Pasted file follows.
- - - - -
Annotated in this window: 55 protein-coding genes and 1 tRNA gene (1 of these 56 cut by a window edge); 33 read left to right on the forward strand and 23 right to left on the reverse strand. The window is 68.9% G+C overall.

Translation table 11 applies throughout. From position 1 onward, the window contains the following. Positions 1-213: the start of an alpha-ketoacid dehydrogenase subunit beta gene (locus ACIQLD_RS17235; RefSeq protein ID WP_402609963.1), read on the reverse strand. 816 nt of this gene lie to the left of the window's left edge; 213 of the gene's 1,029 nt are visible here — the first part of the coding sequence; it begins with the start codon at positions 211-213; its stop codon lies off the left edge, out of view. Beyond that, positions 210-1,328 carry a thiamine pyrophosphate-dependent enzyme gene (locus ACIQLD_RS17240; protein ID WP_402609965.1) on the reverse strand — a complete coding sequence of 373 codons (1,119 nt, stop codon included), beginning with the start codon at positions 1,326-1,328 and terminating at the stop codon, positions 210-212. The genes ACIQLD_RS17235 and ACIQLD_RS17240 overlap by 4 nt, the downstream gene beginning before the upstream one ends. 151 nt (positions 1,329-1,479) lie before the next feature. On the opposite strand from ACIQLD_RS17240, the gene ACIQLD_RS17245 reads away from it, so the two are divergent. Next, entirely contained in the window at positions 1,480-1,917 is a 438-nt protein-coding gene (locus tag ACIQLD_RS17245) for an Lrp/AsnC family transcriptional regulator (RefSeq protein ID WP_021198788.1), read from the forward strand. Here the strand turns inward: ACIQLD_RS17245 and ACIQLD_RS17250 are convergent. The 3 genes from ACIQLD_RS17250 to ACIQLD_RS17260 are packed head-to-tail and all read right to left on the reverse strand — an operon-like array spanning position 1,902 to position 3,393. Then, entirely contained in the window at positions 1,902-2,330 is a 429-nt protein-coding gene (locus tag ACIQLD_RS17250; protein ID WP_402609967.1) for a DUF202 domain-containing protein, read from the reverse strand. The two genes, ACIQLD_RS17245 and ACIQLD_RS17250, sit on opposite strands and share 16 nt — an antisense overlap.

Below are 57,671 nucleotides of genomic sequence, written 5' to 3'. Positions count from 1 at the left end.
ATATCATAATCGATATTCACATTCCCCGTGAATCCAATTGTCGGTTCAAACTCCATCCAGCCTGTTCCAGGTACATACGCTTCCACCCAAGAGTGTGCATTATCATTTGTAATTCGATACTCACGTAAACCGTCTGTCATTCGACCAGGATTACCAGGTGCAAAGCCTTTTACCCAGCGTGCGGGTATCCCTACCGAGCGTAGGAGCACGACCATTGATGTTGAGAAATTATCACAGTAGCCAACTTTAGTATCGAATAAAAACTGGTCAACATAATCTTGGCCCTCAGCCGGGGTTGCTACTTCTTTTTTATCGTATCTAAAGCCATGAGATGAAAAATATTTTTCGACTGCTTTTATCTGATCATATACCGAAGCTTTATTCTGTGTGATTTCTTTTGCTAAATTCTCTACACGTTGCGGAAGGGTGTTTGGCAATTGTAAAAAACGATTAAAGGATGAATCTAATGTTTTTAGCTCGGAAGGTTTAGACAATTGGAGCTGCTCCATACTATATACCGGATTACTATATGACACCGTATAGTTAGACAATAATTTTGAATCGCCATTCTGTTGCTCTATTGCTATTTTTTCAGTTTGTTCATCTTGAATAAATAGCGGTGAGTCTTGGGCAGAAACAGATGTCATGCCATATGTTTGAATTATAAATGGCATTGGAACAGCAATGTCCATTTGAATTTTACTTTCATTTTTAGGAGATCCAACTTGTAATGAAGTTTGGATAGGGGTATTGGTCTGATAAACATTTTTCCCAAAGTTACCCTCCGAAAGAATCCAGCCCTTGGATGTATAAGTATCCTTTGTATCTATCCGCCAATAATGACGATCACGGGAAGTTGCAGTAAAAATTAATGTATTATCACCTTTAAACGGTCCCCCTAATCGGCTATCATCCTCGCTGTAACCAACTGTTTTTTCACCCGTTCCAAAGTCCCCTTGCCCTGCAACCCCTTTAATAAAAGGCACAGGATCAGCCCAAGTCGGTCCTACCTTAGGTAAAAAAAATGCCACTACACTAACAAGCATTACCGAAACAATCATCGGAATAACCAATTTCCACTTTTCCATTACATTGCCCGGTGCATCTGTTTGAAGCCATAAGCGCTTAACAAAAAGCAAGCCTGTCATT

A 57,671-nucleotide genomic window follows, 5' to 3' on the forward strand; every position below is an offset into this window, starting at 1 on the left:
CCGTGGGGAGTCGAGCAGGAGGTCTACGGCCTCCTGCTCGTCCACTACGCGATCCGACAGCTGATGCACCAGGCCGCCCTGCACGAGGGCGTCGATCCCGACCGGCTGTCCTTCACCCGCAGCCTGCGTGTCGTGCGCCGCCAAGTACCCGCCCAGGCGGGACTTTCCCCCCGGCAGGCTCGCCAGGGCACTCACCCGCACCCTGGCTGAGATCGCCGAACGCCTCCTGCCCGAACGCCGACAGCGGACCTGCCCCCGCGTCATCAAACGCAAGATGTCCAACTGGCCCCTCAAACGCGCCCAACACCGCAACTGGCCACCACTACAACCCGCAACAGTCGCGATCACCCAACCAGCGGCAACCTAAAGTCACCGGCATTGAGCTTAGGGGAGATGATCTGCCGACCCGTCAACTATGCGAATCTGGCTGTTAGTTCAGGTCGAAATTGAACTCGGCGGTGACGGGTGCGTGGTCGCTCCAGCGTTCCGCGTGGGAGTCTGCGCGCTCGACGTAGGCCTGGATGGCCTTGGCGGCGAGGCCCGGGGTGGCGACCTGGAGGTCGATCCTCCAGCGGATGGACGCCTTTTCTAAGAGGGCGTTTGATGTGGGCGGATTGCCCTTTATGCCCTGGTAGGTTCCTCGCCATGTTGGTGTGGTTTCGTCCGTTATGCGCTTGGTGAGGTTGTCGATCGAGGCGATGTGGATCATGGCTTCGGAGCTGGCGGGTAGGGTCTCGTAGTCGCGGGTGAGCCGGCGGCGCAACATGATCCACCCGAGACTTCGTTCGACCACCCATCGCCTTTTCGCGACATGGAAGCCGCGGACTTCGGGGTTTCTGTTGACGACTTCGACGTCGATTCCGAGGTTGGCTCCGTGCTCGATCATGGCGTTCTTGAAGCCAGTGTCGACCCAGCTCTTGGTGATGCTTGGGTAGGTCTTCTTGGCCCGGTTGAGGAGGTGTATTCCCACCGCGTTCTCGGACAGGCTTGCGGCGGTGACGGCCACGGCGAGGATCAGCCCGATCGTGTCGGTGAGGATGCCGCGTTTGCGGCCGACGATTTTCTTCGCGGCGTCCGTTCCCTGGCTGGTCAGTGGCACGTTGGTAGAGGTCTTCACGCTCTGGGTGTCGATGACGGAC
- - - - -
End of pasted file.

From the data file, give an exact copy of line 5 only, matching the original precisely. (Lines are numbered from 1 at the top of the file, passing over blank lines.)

A 57,671-nucleotide genomic window follows, 5' to 3' on the forward strand; every position below is an offset into this window, starting at 1 on the left: